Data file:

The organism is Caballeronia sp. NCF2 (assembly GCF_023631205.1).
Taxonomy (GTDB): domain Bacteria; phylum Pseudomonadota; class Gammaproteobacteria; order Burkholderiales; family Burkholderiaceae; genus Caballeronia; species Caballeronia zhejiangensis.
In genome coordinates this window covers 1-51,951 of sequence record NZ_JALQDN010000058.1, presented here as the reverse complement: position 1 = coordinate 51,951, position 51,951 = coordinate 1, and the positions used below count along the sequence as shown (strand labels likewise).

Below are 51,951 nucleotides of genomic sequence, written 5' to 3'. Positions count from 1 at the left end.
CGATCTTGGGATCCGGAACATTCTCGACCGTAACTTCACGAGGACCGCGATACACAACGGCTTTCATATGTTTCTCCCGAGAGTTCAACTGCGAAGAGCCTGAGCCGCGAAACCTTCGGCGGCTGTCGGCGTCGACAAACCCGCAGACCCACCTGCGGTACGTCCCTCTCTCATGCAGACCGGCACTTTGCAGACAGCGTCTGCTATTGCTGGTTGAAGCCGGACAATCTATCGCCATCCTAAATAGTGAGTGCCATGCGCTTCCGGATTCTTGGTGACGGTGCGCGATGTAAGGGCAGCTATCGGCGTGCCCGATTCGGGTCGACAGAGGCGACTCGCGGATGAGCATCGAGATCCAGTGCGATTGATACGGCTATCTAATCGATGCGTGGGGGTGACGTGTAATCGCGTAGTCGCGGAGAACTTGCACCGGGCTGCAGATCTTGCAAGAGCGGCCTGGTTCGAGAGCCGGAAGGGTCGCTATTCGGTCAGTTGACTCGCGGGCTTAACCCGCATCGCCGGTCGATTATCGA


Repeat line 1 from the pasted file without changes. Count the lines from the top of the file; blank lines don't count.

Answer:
The organism is Caballeronia sp. NCF2 (assembly GCF_023631205.1).